First Amendment Rights

December 26, 2012

David M. Dooley, president of the University of Rhode Island, has issued a second statement about Erik Loomis, a faculty member at the institution whose comments about the National Rifle Association have angered many of the group's supporters.

Many academics criticized Dooley's first statement as siding with Loomis's critics, failing to see that Loomis was engaged in rhetoric, and failing to assert a professor's right to make controversial remarks. The second statement -- unlike the first -- specifically states that Loomis has First Amendment rights to share his views.

The controversy started with a Twitter post by Loomis after the murders at the Newtown, Conn. elementary school. "I was heartbroken in the first 20 mass murders. Now I want Wayne LaPierre’s head on a stick," wrote Loomis, an assistant professor of history at the university. LaPierre is CEO of the National Rifle Association. (The tweet was days before LaPierre's press conference in which he proposed armed guards in all schools.)

Many bloggers on the right immediately started attacking Loomis, arguing that he was inciting violence and that he was calling for LaPierre's murder. Loomis (and many others) responded that he had been using a metaphor, and that he wasn't calling for any violence against anyone. Amid this debate, Dooley issued this statement (here in its entirety): "The University of Rhode Island does not condone acts or threats of violence. These remarks do not reflect the views of the institution and Erik Loomis does not speak on behalf of the university. The university is committed to fostering a safe, inclusive and equitable culture that aspires to promote positive change."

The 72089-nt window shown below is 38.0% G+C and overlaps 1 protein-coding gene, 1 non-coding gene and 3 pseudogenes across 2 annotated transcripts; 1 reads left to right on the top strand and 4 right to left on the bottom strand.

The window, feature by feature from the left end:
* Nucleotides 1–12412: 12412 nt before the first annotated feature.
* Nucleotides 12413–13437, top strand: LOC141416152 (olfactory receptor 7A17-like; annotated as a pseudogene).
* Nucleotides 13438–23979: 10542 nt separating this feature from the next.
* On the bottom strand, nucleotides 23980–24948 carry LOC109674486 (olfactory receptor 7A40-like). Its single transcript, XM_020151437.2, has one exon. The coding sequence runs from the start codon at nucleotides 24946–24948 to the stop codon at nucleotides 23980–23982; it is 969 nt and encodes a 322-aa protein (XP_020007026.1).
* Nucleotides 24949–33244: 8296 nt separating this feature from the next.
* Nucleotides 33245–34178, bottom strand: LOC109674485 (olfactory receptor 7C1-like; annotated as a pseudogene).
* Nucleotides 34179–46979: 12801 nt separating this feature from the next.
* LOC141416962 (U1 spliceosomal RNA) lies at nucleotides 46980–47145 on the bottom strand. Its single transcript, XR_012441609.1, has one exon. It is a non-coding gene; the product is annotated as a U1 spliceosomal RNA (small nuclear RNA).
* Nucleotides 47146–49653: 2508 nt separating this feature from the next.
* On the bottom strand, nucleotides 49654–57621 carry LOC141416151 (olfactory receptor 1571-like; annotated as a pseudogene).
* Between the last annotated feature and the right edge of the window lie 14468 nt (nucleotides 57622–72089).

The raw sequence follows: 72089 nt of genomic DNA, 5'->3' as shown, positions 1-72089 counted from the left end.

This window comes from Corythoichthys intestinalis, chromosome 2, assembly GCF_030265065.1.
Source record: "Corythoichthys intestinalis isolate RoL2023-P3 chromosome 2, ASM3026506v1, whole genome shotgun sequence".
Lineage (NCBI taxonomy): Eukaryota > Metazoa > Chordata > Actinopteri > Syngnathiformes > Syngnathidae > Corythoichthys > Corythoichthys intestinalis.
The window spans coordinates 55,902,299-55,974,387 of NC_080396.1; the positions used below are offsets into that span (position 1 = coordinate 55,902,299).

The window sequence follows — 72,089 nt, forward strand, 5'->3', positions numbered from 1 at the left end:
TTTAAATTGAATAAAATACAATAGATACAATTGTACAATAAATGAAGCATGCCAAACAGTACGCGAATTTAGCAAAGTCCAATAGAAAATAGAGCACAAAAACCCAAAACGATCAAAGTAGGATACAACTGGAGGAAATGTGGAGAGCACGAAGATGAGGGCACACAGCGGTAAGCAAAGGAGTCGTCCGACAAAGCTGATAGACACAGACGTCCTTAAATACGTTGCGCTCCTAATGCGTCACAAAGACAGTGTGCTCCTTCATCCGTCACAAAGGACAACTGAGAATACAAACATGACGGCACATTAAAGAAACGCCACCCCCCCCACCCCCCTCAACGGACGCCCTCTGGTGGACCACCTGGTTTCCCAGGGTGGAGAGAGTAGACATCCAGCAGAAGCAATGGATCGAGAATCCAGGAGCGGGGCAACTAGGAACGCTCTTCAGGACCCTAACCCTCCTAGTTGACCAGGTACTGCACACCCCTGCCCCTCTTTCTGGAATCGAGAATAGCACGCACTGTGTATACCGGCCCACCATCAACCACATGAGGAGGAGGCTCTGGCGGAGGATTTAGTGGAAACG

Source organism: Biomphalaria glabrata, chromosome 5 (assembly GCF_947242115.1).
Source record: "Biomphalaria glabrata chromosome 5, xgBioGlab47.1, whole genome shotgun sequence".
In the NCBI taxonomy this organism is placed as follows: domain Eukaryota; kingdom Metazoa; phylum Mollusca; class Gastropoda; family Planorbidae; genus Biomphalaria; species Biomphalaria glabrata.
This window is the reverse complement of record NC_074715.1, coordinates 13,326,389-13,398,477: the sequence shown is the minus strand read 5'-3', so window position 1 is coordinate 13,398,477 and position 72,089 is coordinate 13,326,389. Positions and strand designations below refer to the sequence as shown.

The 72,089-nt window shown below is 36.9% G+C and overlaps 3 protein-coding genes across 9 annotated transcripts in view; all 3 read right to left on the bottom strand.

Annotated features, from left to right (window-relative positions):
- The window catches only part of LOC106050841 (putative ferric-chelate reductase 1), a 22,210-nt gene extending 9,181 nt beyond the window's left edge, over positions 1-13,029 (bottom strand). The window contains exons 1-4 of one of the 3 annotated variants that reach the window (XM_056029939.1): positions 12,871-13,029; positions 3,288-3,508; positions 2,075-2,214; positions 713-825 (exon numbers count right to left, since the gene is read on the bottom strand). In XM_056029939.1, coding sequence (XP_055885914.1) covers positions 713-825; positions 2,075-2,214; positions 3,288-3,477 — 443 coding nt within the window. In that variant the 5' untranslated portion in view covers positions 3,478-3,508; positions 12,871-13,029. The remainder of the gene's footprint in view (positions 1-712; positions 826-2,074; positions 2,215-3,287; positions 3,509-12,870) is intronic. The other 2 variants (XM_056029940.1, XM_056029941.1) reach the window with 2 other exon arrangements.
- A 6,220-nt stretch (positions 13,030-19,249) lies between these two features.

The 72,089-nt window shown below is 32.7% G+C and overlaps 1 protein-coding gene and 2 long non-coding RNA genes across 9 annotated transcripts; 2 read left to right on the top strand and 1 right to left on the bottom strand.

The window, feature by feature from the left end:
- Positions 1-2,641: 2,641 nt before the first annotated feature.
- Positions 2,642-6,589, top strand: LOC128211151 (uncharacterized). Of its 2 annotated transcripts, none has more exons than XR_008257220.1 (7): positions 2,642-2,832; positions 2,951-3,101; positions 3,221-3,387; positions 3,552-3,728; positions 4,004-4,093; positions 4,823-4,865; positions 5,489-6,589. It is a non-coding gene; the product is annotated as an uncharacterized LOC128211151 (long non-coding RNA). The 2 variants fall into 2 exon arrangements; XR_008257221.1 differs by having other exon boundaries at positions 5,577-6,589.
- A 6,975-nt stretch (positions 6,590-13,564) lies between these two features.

The president's statement angered many academics -- at the university and beyond -- who said that it implied Loomis in fact was advocating violence and for failing to defend the right of Loomis to criticize a public figure. The blog Crooked Timber organized an open letter supporting Loomis and criticizing the Dooley statement, and more than 1,000 academics signed on.

Now Dooley has issued a new statement, which does explicitly note that Loomis has First Amendment rights, and says that the first statement was needed because Loomis had not noted that he was speaking only for himself, not the university. Here's that statement in full:

"Over the past several days we have heard from many individuals concerning statements made or repeated by Professor Erik Loomis. Many writers forcefully expressed serious concern about his statements and many others expressed very strong support for Professor Loomis, especially in regard to his First Amendment right to share his personal opinions. In the statements at issue, Professor Loomis did not make it clear that he was speaking solely as an individual, and that the views he expressed were his alone and did not reflect the views of the University of Rhode Island. This was the rationale for our original statement. The University of Rhode Island strongly believes that Constitutionally protected rights to free expression are the foundation of American democracy, and central to our mission of imparting knowledge and promoting the exchange of ideas. It is our conviction that Professor Loomis's personal remarks, however intemperate and inflammatory they may be, are protected by the First Amendment, as are the views of those who have contacted us in recent days."

Louis J. Kirschenbaum, a professor of chemistry at the university and president of its chapter of the American Association of University Professors, said via e-mail that faculty members "are happy that the president understands the reaction to his earlier statement and has acknowledged Professor Loomis' First Amendment rights."

 

 


 

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